Overviews Of The Classes Of Blood Pressure Medications
Summaries of some of the major types of commonly prescribed cardiovascular medications are provided here.
- For your information and reference, we have included generic names as well as major trade names to help you identify what you may be taking. However, this information does not signify a recommendation or endorsement from the American Heart Association.
- If your prescription medication isnt on this list, remember that your healthcare provider and pharmacist are your best sources of information.
- It’s important to discuss all of the drugs you take with your doctor and understand their desired effects and possible side effects.
- Never stop taking a medication and never change your dose or frequency without first consulting your doctor.
Medicines For High Blood Pressure
Several types of medicine can be used to help control high blood pressure.
Many people need to take a combination of different medicines.
- if you’re under 55 years of age you’ll usually be offered an ACE inhibitor or an angiotensin-2 receptor blocker
- if you’re aged 55 or older, or you’re any age and of African or Caribbean origin you’ll usually be offered a calcium channel blocker
You may need to take blood pressure medicine for the rest of your life. But your doctor might be able to reduce or stop your treatment if your blood pressure stays under control for several years.
It’s really important to take your medicine as directed. If you miss doses, it will not work as well.
The medicine will not necessarily make you feel any different, but this does not mean it’s not working.
Medicines used to treat high blood pressure can have side effects, but most people do not get any.
If you do get side effects, do not stop taking your medicine. Talk to your doctor, who may advise changing your medicine.
Stiffening Of The Arteries
Some physicians consider the most authentic form of pseudo-resistant hypertension to be caused by stiffened brachial arteries that prevent the blood pressure cuff from obtaining a true reading. If your doctor suspects this form of pseudo-resistant hypertension, they might consider other ways to measure your blood pressure.
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How Is Resistant Hypertension Diagnosed
- Full history and physical exam, which includes letting your doctor know about all medications and supplements, whether they are prescription, over-the-counter, herbal or recreational. Its important to mention if you skip doses of daily medicines.
- True measurement of your blood pressure using correct technique and calibrated equipment.
- Home blood pressure measurement during the day and 24-hour ambulatory blood pressure monitoring to record your blood pressure throughout a regular day. It may be used if your physician suspects your blood pressure readings in the office dont tell the whole story.
- Tests for secondary conditions, which may include special blood work and imaging studies. Identifying and treating these conditions may eliminate hypertension or at least make it more treatable.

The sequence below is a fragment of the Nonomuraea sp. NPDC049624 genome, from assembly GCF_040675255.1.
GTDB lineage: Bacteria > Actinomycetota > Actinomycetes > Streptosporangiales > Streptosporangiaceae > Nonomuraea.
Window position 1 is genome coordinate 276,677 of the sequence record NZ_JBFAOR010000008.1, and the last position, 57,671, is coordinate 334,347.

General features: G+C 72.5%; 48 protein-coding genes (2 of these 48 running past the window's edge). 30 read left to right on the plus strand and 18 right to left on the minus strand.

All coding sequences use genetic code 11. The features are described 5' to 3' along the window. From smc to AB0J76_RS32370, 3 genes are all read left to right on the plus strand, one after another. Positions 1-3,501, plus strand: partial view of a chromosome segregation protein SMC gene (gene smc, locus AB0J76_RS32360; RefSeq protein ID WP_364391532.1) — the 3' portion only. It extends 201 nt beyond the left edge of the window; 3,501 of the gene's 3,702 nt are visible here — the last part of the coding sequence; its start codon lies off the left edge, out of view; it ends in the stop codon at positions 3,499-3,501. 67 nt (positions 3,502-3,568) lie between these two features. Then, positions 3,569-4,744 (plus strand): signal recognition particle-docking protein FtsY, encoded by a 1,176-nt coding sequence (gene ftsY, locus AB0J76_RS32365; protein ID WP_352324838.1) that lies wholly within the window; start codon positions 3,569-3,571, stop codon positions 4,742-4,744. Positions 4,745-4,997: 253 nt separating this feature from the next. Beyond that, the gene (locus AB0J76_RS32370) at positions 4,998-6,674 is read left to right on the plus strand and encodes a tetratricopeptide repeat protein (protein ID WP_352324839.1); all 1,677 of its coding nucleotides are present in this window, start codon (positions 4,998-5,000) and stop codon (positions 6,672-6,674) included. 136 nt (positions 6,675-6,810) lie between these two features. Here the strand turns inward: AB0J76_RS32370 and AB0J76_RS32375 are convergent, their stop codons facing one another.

- Tests for organ damage caused by hypertension, which may include:
- Electrocardiogram to measure your hearts size and rhythm
- Echocardiogram to measure your hearts size and function
- Fundoscopic eye exam to check for damaged blood vessels inside the eye these tiny blood vessels come in from the brain and are a unique opportunity for your doctor to judge the health of similar blood vessels in your brain, heart and kidneys
- Urinalysis to check for kidney damage
- Other blood tests
- Chest X-ray
Side Effects Of Blood Pressure Medications
Occasionally, side effects only happen when you first start taking a new medication or a higher dose. As your body gets used to the medicines the side effects improve or go away.
If you have side effects which dont go awaySometimes side effects dont go away and can affect your day to day life. If this happens, its important that you dont simply stop taking them because your blood pressure will go back up.
Instead, talk to your doctor because they will be able to try a lower dose of your medication, a different medication, or a different combination of medications. Often this will lower your blood pressure with no problems at all.
If you have tried different options and youre still experiencing side effects, your GP can refer you to a . They can often help you get the right balance between controlling your blood pressure and keeping the side effects to a minimum, and might be able to try different treatments.
What are the possible side effects?The side effects vary with . They also vary from person to person. For example, can cause a dry cough in some people, but dizziness or an upset stomach in others. The leaflet that comes with your medication will include a list of possible side effects.
A common side effect is feeling faint or dizzy when you go from sitting or lying down to standing up, especially at night. This is called postural hypotension, and can happen with any blood pressure medication.
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How Is High Blood Pressure Treated
Treatment depends on how high your blood pressure is. For people whose systolic reading falls in the range 120 to 129 and the diastolic reading is equal to or less than 80, lifestyle changes are usually recommended over medications. These may include:
- Losing weight if you are overweight
- Eating a diet rich in fruits and vegetables
- Eating less salt
- More physical activity
- Limiting alcohol.
If treatment is considered necessary, sometimes more than one medication is prescribed. Medications for high blood pressure include:
High Blood Pressure Medicines
Treating high blood pressure will help prevent problems such as heart disease, stroke, loss of eyesight, chronic kidney disease, and other blood vessel diseases.
You may need to take medicines to lower your blood pressure if lifestyle changes are not enough to bring your blood pressure to the target level.
WHEN ARE MEDICINES FOR HIGH BLOOD PRESSURE USED
Most of the time, your health care provider will try lifestyle changes first and check your BP two or more times.
If your blood pressure is 120/80 to 129/80 mm Hg, you have elevated blood pressure.
- Your provider will recommend lifestyle changes to bring your blood pressure down to a normal range.
- Medicines are rarely used at this stage.